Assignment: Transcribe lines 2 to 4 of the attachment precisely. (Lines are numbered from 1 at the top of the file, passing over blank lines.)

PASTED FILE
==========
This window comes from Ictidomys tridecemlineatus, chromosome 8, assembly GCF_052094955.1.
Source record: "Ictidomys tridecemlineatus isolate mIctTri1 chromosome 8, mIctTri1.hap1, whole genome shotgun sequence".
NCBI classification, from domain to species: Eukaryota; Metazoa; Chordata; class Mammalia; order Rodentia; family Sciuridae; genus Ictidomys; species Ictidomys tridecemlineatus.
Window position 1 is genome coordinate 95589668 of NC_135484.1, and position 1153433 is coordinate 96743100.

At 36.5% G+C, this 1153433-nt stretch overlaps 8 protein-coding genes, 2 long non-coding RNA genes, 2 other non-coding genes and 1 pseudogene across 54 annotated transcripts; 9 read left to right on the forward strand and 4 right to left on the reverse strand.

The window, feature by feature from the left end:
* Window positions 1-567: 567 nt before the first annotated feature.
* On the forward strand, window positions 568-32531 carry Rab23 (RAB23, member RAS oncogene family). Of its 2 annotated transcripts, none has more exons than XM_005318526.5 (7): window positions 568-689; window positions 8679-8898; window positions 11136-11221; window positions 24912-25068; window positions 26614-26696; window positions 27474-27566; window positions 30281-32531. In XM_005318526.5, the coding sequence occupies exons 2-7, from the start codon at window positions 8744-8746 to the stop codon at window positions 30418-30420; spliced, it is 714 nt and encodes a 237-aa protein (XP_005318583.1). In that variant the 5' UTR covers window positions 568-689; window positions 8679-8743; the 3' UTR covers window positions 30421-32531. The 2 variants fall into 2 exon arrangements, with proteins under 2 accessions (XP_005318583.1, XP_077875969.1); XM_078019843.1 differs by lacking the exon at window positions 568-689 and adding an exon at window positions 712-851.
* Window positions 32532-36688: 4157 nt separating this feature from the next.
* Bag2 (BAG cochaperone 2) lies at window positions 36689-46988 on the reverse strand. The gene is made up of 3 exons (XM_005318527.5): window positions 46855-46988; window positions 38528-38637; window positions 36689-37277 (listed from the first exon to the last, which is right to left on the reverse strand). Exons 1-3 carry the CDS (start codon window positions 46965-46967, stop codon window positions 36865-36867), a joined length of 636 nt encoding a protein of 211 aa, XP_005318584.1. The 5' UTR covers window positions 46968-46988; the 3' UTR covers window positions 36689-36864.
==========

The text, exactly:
Source record: "Ictidomys tridecemlineatus isolate mIctTri1 chromosome 8, mIctTri1.hap1, whole genome shotgun sequence".
NCBI classification, from domain to species: Eukaryota; Metazoa; Chordata; class Mammalia; order Rodentia; family Sciuridae; genus Ictidomys; species Ictidomys tridecemlineatus.
Window position 1 is genome coordinate 95589668 of NC_135484.1, and position 1153433 is coordinate 96743100.